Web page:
The automaker wants to become a “house of brands”.
This suggests the Land Rover nameplate could be abandoned soon.
All four of the brands will become fully electric by the end of the decade.
Jaguar Land Rover, the entity that regroups both British automakers has announced it will rebrand itself simply as JLR.
This is more than just a new name, however since the new entity will regroup four brands instead of two.
This will be done by splitting out Range Rover, Discovery, and Defender from the Land Rover brand, which will be phased out.
This new strategy aims to make each brand target a different set of buyers by increasing the separation which currently exists between the models.
According to the company, Jaguar will occupy the Sport segment while Range Rover will continue to be found in the Luxury market. Defender will sell adventure-focused SUVs while Discovery will be marketed to family buyers who want a premium SUV.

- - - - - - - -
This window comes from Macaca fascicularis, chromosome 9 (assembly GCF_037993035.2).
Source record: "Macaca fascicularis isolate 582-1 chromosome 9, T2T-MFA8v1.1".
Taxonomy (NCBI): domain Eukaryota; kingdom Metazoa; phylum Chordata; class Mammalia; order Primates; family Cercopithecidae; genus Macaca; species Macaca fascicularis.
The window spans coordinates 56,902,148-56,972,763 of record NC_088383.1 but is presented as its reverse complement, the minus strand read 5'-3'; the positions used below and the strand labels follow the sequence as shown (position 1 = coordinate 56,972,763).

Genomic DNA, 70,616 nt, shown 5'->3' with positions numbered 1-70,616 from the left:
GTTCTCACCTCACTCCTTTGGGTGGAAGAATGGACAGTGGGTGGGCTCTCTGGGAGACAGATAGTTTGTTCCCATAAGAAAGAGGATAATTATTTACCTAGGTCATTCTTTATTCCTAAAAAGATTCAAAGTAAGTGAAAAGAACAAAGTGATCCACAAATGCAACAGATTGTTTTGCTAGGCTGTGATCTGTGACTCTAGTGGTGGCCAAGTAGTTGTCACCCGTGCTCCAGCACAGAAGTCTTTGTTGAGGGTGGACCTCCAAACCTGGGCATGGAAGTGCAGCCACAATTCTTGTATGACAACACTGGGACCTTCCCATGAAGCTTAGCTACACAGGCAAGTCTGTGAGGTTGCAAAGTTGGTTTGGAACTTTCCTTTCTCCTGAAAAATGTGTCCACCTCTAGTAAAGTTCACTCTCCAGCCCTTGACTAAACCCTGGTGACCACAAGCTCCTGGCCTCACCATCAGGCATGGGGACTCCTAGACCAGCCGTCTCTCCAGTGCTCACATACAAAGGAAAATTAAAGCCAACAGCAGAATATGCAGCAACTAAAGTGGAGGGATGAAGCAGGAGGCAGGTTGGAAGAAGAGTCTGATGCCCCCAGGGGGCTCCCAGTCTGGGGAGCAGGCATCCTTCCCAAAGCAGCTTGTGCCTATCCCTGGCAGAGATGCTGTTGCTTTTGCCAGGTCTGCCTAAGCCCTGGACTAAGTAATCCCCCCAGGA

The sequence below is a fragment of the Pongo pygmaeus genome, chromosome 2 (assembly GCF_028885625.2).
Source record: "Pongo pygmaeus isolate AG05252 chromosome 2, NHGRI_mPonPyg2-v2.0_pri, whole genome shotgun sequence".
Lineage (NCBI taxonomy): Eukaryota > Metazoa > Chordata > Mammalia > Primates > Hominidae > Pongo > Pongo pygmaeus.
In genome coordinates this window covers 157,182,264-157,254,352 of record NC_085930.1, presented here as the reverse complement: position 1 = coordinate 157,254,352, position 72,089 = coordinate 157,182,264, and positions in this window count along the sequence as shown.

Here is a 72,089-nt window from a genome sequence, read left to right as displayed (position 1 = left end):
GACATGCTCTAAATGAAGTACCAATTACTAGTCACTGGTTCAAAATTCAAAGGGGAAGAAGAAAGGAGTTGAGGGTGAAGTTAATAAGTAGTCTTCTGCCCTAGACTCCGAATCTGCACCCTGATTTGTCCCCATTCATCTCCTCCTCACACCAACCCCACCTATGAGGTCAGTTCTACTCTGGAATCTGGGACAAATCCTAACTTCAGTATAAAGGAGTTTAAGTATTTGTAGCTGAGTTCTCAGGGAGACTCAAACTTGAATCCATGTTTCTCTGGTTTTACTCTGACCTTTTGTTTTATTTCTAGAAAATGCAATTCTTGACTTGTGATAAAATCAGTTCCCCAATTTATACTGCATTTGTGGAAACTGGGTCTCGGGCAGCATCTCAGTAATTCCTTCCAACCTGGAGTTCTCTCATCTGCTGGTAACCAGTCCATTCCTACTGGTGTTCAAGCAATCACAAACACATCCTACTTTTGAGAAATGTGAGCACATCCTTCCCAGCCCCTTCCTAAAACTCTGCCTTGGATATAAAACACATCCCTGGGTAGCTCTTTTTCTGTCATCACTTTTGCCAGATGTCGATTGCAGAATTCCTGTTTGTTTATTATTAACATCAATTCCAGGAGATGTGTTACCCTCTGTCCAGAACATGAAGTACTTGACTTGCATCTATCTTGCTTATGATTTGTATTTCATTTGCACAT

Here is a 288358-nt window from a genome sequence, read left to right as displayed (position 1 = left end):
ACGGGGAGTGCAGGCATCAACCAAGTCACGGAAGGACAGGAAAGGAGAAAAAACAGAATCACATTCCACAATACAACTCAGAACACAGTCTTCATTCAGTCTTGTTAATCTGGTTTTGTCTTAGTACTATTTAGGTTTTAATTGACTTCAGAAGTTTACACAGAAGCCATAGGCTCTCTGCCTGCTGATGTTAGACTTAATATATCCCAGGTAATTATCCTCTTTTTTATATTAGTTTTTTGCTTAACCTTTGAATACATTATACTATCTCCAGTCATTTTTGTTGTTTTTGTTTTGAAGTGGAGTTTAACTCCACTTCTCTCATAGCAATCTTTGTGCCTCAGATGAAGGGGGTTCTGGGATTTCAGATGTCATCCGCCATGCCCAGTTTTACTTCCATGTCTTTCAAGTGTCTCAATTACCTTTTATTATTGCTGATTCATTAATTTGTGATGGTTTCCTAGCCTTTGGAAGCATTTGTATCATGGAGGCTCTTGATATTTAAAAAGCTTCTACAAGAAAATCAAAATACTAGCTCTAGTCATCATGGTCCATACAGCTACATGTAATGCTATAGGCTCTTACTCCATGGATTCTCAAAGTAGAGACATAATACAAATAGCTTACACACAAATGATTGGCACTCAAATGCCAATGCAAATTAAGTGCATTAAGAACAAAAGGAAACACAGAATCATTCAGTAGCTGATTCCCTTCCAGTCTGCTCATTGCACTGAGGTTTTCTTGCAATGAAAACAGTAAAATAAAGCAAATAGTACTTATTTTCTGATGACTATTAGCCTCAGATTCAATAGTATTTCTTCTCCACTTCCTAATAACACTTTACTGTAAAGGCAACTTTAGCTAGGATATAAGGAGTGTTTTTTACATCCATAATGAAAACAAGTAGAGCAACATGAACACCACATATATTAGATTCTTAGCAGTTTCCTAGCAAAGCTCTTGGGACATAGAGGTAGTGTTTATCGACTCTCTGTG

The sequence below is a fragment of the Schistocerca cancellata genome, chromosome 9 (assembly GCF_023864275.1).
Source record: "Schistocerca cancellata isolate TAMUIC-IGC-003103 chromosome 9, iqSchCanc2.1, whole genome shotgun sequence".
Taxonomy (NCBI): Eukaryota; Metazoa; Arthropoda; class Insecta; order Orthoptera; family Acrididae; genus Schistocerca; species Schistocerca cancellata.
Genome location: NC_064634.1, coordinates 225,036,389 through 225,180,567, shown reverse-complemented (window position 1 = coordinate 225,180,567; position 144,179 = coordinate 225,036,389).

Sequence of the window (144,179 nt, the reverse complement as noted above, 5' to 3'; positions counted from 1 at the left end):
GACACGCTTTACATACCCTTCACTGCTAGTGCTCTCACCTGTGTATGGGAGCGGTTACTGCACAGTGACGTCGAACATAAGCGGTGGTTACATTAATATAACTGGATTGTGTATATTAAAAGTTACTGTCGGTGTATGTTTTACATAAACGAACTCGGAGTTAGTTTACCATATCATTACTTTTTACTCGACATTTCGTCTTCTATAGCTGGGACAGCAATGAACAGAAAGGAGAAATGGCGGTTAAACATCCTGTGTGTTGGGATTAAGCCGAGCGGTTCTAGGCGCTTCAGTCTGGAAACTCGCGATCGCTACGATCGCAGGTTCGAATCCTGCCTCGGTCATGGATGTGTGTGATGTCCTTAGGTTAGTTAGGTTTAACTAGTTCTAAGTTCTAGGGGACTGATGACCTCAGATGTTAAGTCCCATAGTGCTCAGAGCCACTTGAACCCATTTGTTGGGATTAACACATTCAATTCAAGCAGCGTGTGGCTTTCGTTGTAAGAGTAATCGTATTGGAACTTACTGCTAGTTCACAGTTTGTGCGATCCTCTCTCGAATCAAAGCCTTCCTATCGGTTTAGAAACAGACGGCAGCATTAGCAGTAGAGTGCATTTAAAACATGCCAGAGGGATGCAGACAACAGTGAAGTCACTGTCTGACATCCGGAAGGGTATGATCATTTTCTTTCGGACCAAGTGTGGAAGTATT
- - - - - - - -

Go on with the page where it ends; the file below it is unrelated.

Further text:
JLR is still committed to its electrification goals, which means all four of the upcoming brands will only sell electric vehicles starting in 2030.
This electrification will be even quicker at Jaguar, since the automaker wants to replace all of its current models by three new EVs by 2025.
This means that while the company already offers the I-Pace electric SUV, this model will not play a part in its plans for the future.
The first next-generation electric Jaguar will be a four-door GT car that should arrive on the market in 2025, the same year the first electric Land Rover will begin deliveries.
This model will be part of the Range Rover brand since it will be the electric version of the current Range Rover SUV, for which pre-orders will begin later this year.
The second electric model for the soon-to-be discontinued SUV brand should also be sold by the new Range Rover brand, where it could replace the current Velar.
In addition to this restructuring, JLR says to expect changes to its dealerships, where a more luxurious experience focussed on the buyer could replace the current business model. Most noticeably, many dealerships could be replaced by boutiques in places such as shopping malls, and those dealers that will remain will not feature traditional offices anymore.
Source: Automotive News